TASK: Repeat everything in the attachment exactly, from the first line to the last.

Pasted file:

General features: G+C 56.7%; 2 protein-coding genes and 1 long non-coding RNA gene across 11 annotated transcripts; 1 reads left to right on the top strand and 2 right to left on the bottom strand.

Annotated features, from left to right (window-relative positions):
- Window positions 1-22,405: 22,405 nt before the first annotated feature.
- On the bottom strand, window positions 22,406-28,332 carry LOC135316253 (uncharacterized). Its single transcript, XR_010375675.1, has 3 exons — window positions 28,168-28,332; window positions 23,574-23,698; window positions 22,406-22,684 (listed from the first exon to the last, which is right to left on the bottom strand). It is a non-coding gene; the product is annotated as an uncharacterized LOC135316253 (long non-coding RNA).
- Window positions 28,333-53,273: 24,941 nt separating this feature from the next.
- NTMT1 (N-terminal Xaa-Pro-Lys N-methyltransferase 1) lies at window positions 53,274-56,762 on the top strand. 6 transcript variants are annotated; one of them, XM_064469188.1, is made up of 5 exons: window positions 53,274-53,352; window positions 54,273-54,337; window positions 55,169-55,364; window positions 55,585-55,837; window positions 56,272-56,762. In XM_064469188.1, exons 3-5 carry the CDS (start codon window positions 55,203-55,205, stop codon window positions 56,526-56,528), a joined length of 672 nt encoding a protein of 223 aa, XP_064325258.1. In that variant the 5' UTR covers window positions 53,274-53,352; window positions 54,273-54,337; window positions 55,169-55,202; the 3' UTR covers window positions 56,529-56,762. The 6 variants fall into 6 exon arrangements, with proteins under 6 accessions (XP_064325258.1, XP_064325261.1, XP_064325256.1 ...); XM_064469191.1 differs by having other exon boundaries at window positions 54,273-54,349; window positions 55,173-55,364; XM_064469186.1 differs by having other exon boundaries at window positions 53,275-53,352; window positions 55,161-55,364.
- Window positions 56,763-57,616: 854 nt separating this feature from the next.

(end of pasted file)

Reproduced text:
General features: G+C 56.7%; 2 protein-coding genes and 1 long non-coding RNA gene across 11 annotated transcripts; 1 reads left to right on the top strand and 2 right to left on the bottom strand.

Annotated features, from left to right (window-relative positions):
- Window positions 1-22,405: 22,405 nt before the first annotated feature.
- On the bottom strand, window positions 22,406-28,332 carry LOC135316253 (uncharacterized). Its single transcript, XR_010375675.1, has 3 exons — window positions 28,168-28,332; window positions 23,574-23,698; window positions 22,406-22,684 (listed from the first exon to the last, which is right to left on the bottom strand). It is a non-coding gene; the product is annotated as an uncharacterized LOC135316253 (long non-coding RNA).
- Window positions 28,333-53,273: 24,941 nt separating this feature from the next.
- NTMT1 (N-terminal Xaa-Pro-Lys N-methyltransferase 1) lies at window positions 53,274-56,762 on the top strand. 6 transcript variants are annotated; one of them, XM_064469188.1, is made up of 5 exons: window positions 53,274-53,352; window positions 54,273-54,337; window positions 55,169-55,364; window positions 55,585-55,837; window positions 56,272-56,762. In XM_064469188.1, exons 3-5 carry the CDS (start codon window positions 55,203-55,205, stop codon window positions 56,526-56,528), a joined length of 672 nt encoding a protein of 223 aa, XP_064325258.1. In that variant the 5' UTR covers window positions 53,274-53,352; window positions 54,273-54,337; window positions 55,169-55,202; the 3' UTR covers window positions 56,529-56,762. The 6 variants fall into 6 exon arrangements, with proteins under 6 accessions (XP_064325258.1, XP_064325261.1, XP_064325256.1 ...); XM_064469191.1 differs by having other exon boundaries at window positions 54,273-54,349; window positions 55,173-55,364; XM_064469186.1 differs by having other exon boundaries at window positions 53,275-53,352; window positions 55,161-55,364.
- Window positions 56,763-57,616: 854 nt separating this feature from the next.